IT… but not as we know it
“I joined Shell in 1986 in an IT role as a telecommunications engineer right after university, where I completed a Bachelor’s degree in Electrical Engineering.”
Life at Shell in 1986 was a far cry from how the organisation works today, says Amy. “When I first started there were personal computers, but we didn’t use them for very much. Most things were done via a mainframe. Each person had a terminal connected to the mainframe. From there we started using more of the PC and the client server network, and then that led into the unbelievable technology changes in the area of mobility and social media.
“Some of the early projects I was involved in included managing the set up of new offices, especially sales offices, which required working with IT contractors on the cabling and telephone systems.”
Move to manufacturing
“When I was appointed to a Telecoms Supervisor role I transferred to our refinery at Deer Park in Texas. This new role involved taking responsibility for all telecommunications at the site, from the phones to radio to the process control computers.”
Remaining part of the Chemicals business, Amy moved into a role in Business Analysis, where she worked with the site leadership team as well as department leads.
“It was a different role to what I was used to in IT, but I found it really rewarding to learn more about manufacturing, one of Shell’s core business lines.”
$1 billion budget
Amy moved into a role in Contracting and Procurement, where she managed approximately $1 billion worth of spend for the Downstream business’s travel, IT, consulting and contracting work. “It was a role with a very strong external focus, something that I hadn’t done too much of in my other roles.” Having completed an MBA in 1994, in part funded by Shell, Amy was well equipped with a sound commercial knowledge to complement her technical background.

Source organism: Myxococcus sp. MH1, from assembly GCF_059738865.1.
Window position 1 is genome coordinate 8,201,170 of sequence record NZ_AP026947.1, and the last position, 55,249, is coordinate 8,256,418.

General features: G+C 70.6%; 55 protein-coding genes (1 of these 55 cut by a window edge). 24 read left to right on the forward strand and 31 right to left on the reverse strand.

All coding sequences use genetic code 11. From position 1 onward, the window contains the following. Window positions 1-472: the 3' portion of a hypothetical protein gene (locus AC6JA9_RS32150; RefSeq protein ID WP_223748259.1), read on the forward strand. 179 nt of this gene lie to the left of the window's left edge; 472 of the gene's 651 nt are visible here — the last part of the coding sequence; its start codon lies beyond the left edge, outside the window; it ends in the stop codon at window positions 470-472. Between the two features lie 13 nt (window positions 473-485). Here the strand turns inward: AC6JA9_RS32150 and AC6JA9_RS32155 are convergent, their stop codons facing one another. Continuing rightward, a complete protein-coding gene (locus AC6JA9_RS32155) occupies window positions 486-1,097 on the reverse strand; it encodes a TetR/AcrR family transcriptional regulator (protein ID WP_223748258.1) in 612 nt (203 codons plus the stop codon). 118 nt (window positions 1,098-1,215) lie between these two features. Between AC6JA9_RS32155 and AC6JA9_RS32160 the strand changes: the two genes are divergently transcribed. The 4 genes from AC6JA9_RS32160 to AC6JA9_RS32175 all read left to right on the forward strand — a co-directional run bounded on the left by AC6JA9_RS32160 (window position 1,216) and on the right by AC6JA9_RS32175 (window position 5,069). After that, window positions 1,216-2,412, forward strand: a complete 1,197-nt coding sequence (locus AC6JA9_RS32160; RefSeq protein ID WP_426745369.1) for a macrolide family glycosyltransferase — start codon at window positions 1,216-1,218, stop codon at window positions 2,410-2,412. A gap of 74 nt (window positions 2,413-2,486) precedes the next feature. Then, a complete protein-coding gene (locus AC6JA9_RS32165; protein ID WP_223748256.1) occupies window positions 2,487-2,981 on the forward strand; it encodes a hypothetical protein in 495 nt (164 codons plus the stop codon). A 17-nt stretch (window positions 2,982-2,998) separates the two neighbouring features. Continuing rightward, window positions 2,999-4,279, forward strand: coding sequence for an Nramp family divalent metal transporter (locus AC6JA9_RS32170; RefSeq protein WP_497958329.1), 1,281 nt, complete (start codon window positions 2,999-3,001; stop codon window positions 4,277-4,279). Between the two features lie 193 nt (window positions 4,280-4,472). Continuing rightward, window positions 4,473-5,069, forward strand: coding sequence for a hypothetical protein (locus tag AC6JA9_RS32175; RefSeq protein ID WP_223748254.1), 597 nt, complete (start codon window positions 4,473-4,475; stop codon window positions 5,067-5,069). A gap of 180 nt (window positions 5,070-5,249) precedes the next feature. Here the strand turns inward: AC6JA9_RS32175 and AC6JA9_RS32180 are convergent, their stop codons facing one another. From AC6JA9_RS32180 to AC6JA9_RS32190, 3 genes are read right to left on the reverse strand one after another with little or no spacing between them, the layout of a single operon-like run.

Although Amy had moved through a number of businesses, she was always made to feel welcome: “It can be hard to learn so many new processes, people and systems at first, but after a while it starts to feel like home. Shell employees really help one another, and it was no different in this role.”
“I then went back into an IT role in our trading organisation where I was Global IT manager for all of our trading applications.” This role once again saw her based in the USA, but, being a global role, it required extensive travel to Europe and Asia.
She credits her networking as instrumental in her varied career path. But this networking would mean little if not for the scope and variety of Shell’s businesses. Regular job rotation and a culture of retention means that there are opportunities around every corner; opportunities that Amy has used to develop her career in the direction she wants. “I get to know people and I keep those contacts. I utilise and leverage those contacts in different assignments.”
Innovative uses for IT technology
“Now I’m in the IT function in Projects and Technology.” Her current role sees Amy play a broad yet pivotal role in a division that is working to develop innovative uses for IT technology in the energy industry.
“Shell is a technology company, so there are people that are doing incredible amounts of research and development in technologies not only in finding oil, technical applications, modelling, interpretation and imaging, but also in looking at technologies that can be used for things you might not think about.
“We’re looking at how unmanned aerial vehicles (UAVs) can be used to carry out safer inspections. Instead of people climbing up tall flare stacks, these UAVs might be able to carry out a risk-free inspection.”
These innovations are not only progressing Shell towards a technologically advanced future, but attracting top talent.